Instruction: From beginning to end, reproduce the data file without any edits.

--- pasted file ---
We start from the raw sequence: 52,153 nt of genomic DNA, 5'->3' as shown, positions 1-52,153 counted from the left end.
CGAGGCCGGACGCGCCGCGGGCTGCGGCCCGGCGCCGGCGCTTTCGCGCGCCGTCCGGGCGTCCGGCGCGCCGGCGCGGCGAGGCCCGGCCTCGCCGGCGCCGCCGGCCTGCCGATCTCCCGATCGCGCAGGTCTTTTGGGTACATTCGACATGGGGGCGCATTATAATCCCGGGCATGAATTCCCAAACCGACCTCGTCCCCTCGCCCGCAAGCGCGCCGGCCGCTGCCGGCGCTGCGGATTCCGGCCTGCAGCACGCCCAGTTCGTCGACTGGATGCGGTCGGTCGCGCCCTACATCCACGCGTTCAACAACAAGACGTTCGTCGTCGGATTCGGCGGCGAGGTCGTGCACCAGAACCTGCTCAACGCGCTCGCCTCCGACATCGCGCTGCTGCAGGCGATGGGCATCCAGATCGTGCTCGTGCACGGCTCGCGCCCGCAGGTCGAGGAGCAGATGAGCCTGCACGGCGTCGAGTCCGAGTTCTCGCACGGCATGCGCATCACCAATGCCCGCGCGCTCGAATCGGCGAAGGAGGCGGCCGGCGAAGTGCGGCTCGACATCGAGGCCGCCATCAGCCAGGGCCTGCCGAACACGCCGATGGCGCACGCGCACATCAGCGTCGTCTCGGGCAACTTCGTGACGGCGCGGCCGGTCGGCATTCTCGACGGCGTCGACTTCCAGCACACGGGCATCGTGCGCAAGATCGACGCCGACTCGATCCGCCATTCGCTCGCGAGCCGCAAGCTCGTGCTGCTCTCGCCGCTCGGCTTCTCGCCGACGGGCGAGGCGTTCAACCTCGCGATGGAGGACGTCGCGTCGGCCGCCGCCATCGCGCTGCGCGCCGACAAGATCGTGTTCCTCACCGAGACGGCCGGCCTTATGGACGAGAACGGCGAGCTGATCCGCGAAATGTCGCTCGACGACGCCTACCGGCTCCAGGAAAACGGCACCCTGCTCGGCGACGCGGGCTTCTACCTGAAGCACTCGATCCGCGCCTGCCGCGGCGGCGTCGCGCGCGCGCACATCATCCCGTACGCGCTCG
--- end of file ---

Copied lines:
We start from the raw sequence: 52,153 nt of genomic DNA, 5'->3' as shown, positions 1-52,153 counted from the left end.
CGAGGCCGGACGCGCCGCGGGCTGCGGCCCGGCGCCGGCGCTTTCGCGCGCCGTCCGGGCGTCCGGCGCGCCGGCGCGGCGAGGCCCGGCCTCGCCGGCGCCGCCGGCCTGCCGATCTCCCGATCGCGCAGGTCTTTTGGGTACATTCGACATGGGGGCGCATTATAATCCCGGGCATGAATTCCCAAACCGACCTCGTCCCCTCGCCCGCAAGCGCGCCGGCCGCTGCCGGCGCTGCGGATTCCGGCCTGCAGCACGCCCAGTTCGTCGACTGGATGCGGTCGGTCGCGCCCTACATCCACGCGTTCAACAACAAGACGTTCGTCGTCGGATTCGGCGGCGAGGTCGTGCACCAGAACCTGCTCAACGCGCTCGCCTCCGACATCGCGCTGCTGCAGGCGATGGGCATCCAGATCGTGCTCGTGCACGGCTCGCGCCCGCAGGTCGAGGAGCAGATGAGCCTGCACGGCGTCGAGTCCGAGTTCTCGCACGGCATGCGCATCACCAATGCCCGCGCGCTCGAATCGGCGAAGGAGGCGGCCGGCGAAGTGCGGCTCGACATCGAGGCCGCCATCAGCCAGGGCCTGCCGAACACGCCGATGGCGCACGCGCACATCAGCGTCGTCTCGGGCAACTTCGTGACGGCGCGGCCGGTCGGCATTCTCGACGGCGTCGACTTCCAGCACACGGGCATCGTGCGCAAGATCGACGCCGACTCGATCCGCCATTCGCTCGCGAGCCGCAAGCTCGTGCTGCTCTCGCCGCTCGGCTTCTCGCCGACGGGCGAGGCGTTCAACCTCGCGATGGAGGACGTCGCGTCGGCCGCCGCCATCGCGCTGCGCGCCGACAAGATCGTGTTCCTCACCGAGACGGCCGGCCTTATGGACGAGAACGGCGAGCTGATCCGCGAAATGTCGCTCGACGACGCCTACCGGCTCCAGGAAAACGGCACCCTGCTCGGCGACGCGGGCTTCTACCTGAAGCACTCGATCCGCGCCTGCCGCGGCGGCGTCGCGCGCGCGCACATCATCCCGTACGCGCTCG